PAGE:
Phase cancellation is an acoustic phenomenon in which two or more “out of phase” sound waves result in weakened or lost frequencies. When two identical frequencies are cycling 180° opposite each other, complete phase cancellation occurs.
The Science Behind Phase Cancellation
Sound waves cycle at a specific rate per second designated by the wave’s frequency, which we also refer to as “hertz.” Hertz are specifically defined as one cycle per second, and a complete cycle consists of a peak and a subsequent trough equal in amplitude. When we say that a frequency is 500 Hz, for example, we’re literally referring to a sound wave completing 500 cycles per second.
Two of the same frequencies starting their cycles at the exact same time (“in phase”) are perceived as an increase in amplitude. This concept is referred to as constructive interference.
On the other hand, if the same frequencies are traveling at different or opposite rates, they are out of phase. At 180° difference–in which one cycle is at its peak and the other is at its trough–destructive interference known as phase cancellation occurs. The perceived sound is loss of the out-of-phase frequencies.
Phase cancellation can be an issue during both the tracking and mixing processes. Despite this, being familiar with it means measures can be taken to avoid frequency loss due to out-of-phase signals.
Nip It at the Source
Phase becomes a concern when multiple microphones are used on a single sound source. If the mics are not in the exact same space, one will receive the sound slightly later than the other, causing the signal to be out of phase. Repositioning the microphones to eliminate phase issues is generally the best bet. However, in certain circumstances, a polarity reversal switch on a channel strip or preamp can be engaged to flip the signal’s cycle, bringing it back in phase.
To ultimately avoid phase problems on a multi-miked single instrument, you’ll have to be sure the microphones’ capsules are as physically close together as possible. For spaced mics, placing them equidistant from the source will ensure that the direct sound is captured without time delay.
It’s also worth noting that mics should be placed at least a few feet away from walls. There is potential for the mic to pick up reflections off the walls which are not in phase with the direct sound entering the transducer.
The 3:1 Rule
If you intend to distant mike a sound source with multiple microphones, applying the 3:1 rule can reduce unwanted phase cancellation and interference. The rule states that for every unit of distance a microphone is from a sound source, the next nearest mic must be at least 3 times that distance away.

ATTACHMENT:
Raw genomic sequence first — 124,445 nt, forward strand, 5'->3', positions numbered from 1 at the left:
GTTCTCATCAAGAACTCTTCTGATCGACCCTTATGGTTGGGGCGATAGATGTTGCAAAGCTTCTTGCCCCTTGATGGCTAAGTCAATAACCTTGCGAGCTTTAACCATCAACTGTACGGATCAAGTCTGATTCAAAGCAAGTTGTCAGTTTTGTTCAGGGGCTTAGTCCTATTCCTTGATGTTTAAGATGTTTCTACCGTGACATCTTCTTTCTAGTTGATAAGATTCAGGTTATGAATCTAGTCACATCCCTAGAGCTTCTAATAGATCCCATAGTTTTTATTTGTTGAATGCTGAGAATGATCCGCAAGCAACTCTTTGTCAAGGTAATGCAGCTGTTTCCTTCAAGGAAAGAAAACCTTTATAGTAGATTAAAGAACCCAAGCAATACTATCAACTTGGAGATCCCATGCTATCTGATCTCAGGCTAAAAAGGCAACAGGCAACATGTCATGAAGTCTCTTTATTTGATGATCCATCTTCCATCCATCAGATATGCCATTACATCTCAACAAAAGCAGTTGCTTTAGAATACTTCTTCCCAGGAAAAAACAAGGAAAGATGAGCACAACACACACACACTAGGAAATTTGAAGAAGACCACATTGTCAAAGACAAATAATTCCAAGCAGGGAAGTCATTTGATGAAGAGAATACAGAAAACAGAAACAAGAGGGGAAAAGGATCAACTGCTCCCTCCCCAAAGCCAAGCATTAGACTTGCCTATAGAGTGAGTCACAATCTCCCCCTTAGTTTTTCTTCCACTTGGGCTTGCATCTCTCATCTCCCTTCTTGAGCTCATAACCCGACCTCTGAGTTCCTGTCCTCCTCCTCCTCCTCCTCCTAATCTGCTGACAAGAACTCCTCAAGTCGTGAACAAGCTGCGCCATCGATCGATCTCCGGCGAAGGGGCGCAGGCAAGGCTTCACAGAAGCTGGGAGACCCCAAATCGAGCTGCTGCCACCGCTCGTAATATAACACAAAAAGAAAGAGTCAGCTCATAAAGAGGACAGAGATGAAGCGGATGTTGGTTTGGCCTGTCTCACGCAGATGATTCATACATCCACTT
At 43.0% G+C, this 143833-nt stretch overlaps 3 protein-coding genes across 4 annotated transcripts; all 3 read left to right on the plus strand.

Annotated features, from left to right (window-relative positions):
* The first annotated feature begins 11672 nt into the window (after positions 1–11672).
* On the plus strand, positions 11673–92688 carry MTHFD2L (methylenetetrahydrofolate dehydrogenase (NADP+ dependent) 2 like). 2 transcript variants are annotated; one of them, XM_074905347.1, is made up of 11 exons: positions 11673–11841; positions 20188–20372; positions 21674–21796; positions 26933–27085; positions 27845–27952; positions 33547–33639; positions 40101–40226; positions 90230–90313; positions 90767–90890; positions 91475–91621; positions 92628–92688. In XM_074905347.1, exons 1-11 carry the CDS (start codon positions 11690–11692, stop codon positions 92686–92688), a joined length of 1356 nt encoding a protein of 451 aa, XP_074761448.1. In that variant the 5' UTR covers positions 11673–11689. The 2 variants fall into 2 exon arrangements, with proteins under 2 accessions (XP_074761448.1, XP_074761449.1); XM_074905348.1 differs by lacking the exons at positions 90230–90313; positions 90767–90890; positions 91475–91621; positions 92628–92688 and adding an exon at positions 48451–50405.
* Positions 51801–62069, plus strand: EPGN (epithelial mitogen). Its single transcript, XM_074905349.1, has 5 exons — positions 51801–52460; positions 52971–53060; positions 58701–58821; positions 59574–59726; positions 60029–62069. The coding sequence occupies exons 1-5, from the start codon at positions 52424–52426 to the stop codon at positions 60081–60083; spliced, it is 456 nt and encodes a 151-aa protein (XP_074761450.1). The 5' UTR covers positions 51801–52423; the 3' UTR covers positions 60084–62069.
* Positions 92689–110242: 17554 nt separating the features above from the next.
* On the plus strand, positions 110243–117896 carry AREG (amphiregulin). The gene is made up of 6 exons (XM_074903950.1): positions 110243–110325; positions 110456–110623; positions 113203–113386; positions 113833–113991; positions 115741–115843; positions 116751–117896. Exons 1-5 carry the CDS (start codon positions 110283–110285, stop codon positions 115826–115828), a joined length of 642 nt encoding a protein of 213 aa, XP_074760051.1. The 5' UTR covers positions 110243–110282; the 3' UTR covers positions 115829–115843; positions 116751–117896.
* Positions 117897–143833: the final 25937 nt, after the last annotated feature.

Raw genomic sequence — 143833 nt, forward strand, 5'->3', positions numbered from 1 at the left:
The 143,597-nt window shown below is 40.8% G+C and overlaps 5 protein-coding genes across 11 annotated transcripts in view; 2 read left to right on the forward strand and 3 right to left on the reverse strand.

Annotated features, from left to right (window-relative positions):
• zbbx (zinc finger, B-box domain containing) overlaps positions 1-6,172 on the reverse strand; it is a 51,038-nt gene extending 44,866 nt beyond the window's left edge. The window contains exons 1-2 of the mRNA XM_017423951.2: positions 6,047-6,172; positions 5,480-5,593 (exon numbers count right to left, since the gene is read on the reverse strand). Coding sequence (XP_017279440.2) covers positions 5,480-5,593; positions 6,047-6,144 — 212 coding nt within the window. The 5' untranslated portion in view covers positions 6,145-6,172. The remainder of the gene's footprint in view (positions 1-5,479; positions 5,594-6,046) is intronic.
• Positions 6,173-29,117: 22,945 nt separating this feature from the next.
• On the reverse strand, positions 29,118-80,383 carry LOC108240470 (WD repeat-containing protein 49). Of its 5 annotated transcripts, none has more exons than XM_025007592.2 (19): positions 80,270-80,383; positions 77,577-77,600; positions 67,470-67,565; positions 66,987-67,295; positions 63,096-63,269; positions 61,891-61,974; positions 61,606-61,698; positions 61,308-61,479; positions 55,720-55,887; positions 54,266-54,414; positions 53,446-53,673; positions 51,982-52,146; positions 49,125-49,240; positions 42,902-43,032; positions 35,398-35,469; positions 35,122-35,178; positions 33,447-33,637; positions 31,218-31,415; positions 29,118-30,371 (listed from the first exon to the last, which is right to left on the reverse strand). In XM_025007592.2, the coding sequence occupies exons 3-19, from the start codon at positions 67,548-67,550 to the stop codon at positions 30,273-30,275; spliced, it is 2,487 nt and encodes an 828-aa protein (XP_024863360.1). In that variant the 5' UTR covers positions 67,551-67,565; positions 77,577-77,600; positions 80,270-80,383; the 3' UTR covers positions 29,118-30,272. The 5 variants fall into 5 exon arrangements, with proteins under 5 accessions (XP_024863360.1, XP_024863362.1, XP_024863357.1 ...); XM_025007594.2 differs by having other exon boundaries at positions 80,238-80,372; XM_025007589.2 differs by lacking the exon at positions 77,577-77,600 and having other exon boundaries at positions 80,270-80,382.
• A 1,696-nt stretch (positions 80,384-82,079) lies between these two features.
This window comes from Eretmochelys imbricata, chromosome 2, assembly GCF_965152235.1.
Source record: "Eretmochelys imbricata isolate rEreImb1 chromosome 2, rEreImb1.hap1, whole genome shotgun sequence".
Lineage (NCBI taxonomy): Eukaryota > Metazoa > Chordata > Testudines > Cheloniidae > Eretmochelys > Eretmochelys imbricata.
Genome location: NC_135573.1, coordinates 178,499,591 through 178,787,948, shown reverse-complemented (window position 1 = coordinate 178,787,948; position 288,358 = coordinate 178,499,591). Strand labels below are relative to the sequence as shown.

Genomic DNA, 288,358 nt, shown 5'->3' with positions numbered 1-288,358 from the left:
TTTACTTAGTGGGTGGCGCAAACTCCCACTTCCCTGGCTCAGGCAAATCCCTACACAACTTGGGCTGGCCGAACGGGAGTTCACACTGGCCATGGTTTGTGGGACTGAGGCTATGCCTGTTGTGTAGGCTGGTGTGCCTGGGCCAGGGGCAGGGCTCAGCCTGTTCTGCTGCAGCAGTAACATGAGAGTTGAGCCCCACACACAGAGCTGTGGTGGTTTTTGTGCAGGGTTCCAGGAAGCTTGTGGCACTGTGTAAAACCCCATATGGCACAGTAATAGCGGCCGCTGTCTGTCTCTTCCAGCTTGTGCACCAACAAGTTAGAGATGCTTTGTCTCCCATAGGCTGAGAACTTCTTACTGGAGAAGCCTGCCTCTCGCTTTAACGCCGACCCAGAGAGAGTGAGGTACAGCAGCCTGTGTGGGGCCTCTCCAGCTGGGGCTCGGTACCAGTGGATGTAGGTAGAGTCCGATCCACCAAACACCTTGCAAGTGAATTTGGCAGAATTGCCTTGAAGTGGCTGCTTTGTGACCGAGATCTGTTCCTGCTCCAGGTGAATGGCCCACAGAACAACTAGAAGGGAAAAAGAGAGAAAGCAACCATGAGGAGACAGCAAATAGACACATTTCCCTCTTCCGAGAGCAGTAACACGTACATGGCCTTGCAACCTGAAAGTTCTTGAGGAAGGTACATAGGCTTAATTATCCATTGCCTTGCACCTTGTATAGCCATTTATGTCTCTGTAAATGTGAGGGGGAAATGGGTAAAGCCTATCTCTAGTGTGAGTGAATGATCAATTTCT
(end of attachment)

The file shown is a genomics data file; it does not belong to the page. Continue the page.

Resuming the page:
So, if the first microphone is 1 foot away from the sound source, the second should be placed a minimum of 3 feet away from the first mic with the capsules on the same plane.
Picture miking a choir. Inexperienced engineers tend to want to place as many mics as possible in front of the ensemble, all in close proximity. You can probably imagine that the phase and interference issues would be a nightmare. Ok, perhaps not a “nightmare,” but the choir would sound thin from all the phase cancellation.
If you place five microphones 6 feet away from a choir, and each mic is 3 feet from the other, you’re forgoing the 3:1 rule. Chances are, it won’t sound pretty. Instead, fewer mics, spaced appropriately, will yield better, in-phase results.
Let’s complete the choir image utilizing the 3:1 rule, with simple numbers picked for ease of understanding. Use a 3-mic setup, and place the first in the center of the group, 3 feet away. Measure 9 feet from either side of the center microphone and place the others there, making sure the capsules are all aligned. Voila! We’ve managed a multi-miked ensemble, while being conscious of the 3:1 rule for the best, most accurate representation of the sound source.
A comb filter is a frequency response with consecutive, steep notches resembling the teeth of a comb. Comb filtering is a result of reflected sounds being added back to a direct sound. The time delay between the direct and reflected sounds means that specific frequencies are attenuated (out of phase) and others are reinforced (in phase).
Phase cancellation is what causes particular frequencies to be attenuated in comb filtering. As the out-of-phase reflected signal combines with the in-phase direct signal, frequencies are lost. Comb filtering and phase cancellation is a concern in untreated acoustic environments. Depending on the severity of comb filtering in an acoustic space, the tonal characteristics of a mix can be drastically altered by phase cancellation and reinforcement.